"We would have liked to have hit them in the chops a few times," Wooten said of New England's offensive line and its usual spirited play. "We got here by being physical, but I think the Bears showed all year they couldn't be beaten by anyone who tried to get physical with them. We saw how Miami beat them, but I don't think we are ready yet to execute that type of offense. We let the first few blitzes and sacks demoralize us."

The Bears intended to go right after Eason, trying to shake him up. To reduce his chances of scrambling, they blitzed from the outside, pinching him in. The Patriots countered by trying to block the Bears' Wilson with a running back. It didn't work.

"You could see it in his (Eason's) eyes very early," Singletary said. "It was a look that said, 'Oh my, here we go again.'" Singletary said he saw the same look in September, when Chicago beat New England, 20-7, and Eason threw three interceptions.

Amid all the happiness among the Bears, the only twinge of sadness belonged to the great Payton, who long had waited to play in the NFL's showcase game but failed to score and rushed for only 61 yards, a small portion of Chicago's 408 total yards. "It didn't matter," the 11-year veteran said of his lack of production, although the look on his face said it did.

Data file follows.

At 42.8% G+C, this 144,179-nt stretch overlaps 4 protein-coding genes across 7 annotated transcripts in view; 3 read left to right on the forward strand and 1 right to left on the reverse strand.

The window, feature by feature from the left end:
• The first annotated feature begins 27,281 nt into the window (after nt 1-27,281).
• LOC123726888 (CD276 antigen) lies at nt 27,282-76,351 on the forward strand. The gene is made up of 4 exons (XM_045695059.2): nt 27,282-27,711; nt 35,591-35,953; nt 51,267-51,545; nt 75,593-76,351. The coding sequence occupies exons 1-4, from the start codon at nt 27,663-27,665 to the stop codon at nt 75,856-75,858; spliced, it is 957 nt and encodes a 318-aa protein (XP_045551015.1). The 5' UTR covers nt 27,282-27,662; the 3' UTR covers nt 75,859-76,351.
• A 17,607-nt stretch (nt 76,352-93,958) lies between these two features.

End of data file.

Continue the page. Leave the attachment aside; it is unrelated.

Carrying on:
Still, this was the Bears' triumph -- and Ditka's. "We are molded in his image," Suhey said. "We win by being physical and tough and driven, but we also play with intelligence. That's him."

For the veteran Bears, who had lived through so many horrible seasons, this Super Bowl victory was hard to believe.

"We've worked so long toward a goal and to have it come true really is emotional," Fencik said. "No one can say it is a fluke."

Nearby, Payton was standing next to Suhey. He handed Suhey a lighter, so he could fire up a cigar. Payton took a puff and then coughed.

"First cigar you've smoked?" someone asked.

"Yes," Payton said. "And it will be the last. Until next year."